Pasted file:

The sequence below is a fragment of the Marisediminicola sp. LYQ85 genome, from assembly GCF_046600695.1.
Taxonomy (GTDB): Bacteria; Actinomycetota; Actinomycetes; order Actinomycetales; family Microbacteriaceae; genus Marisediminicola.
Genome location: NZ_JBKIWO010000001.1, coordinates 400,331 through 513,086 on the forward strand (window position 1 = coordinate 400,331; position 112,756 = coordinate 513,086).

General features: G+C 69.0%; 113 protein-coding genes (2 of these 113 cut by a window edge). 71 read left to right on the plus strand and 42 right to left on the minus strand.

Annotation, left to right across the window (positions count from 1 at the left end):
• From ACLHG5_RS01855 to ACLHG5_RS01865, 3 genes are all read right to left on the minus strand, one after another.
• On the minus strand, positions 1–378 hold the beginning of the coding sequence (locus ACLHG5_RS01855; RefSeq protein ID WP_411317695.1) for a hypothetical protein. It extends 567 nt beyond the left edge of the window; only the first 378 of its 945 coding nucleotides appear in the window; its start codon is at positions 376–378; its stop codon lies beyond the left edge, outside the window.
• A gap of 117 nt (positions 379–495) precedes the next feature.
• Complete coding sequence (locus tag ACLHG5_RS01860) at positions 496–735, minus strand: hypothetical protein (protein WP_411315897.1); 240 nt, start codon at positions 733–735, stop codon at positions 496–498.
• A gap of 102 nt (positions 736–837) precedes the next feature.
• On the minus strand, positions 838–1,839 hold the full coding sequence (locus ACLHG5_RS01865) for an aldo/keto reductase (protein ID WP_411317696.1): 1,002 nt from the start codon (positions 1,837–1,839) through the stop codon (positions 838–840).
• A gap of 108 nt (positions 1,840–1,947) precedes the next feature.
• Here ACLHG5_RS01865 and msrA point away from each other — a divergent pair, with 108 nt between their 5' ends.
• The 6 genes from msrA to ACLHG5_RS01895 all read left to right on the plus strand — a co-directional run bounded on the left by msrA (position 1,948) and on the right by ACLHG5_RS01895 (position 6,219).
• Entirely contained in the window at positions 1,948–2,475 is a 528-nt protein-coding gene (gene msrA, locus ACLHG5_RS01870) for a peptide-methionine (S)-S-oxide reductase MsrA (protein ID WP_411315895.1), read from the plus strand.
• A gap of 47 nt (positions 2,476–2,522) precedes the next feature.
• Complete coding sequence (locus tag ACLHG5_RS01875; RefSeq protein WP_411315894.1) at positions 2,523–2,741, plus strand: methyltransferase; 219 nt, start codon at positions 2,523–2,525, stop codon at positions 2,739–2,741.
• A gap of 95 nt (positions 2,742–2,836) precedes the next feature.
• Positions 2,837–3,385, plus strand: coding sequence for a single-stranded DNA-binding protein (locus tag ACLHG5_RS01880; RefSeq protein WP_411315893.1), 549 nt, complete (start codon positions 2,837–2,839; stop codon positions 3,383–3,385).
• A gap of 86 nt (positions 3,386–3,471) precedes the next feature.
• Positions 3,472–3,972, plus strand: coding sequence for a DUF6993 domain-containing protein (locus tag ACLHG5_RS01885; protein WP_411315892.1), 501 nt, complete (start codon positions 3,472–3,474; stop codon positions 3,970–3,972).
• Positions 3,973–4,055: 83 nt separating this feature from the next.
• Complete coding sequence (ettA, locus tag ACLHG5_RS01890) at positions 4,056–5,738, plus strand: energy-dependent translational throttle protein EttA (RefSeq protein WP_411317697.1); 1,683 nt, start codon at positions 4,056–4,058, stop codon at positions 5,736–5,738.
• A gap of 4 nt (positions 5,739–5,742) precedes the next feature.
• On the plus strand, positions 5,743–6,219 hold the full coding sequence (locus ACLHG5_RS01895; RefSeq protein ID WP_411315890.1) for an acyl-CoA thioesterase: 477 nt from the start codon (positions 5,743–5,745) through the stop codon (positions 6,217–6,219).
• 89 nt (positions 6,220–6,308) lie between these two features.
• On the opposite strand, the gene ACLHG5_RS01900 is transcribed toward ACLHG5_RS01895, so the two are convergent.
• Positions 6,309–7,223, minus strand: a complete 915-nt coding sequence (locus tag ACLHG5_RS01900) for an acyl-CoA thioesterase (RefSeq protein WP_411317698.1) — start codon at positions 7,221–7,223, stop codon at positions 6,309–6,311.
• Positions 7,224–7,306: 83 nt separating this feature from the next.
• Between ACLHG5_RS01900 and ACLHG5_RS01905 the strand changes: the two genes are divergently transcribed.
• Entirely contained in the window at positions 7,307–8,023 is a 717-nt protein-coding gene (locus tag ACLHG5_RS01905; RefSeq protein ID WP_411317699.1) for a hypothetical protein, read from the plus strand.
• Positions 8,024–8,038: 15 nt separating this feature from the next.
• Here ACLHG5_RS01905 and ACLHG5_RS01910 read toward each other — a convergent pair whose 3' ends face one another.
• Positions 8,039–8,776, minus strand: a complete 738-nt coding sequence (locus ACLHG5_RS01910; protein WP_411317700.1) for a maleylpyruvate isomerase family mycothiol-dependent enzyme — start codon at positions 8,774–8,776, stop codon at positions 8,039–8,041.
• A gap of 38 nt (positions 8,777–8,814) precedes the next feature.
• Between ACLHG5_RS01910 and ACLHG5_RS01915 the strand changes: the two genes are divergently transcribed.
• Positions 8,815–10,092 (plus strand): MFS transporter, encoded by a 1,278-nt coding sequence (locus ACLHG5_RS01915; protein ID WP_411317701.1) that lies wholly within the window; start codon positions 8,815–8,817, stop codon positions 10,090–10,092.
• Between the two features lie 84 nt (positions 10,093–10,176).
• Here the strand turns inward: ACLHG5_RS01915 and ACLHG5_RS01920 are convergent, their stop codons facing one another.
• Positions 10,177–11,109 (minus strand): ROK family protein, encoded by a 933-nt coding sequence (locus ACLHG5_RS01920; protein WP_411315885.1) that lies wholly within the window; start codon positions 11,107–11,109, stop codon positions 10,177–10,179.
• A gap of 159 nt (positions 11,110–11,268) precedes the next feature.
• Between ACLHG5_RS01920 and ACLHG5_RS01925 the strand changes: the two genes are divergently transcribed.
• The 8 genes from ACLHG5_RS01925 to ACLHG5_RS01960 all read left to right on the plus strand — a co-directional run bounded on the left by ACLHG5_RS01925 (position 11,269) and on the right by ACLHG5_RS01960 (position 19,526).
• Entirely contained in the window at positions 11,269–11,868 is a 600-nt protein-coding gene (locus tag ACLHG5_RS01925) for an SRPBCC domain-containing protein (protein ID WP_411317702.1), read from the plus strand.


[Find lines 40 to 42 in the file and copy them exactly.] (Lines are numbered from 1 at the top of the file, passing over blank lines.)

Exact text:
• Positions 10,177–11,109 (minus strand): ROK family protein, encoded by a 933-nt coding sequence (locus ACLHG5_RS01920; protein WP_411315885.1) that lies wholly within the window; start codon positions 11,107–11,109, stop codon positions 10,177–10,179.
• A gap of 159 nt (positions 11,110–11,268) precedes the next feature.
• Between ACLHG5_RS01920 and ACLHG5_RS01925 the strand changes: the two genes are divergently transcribed.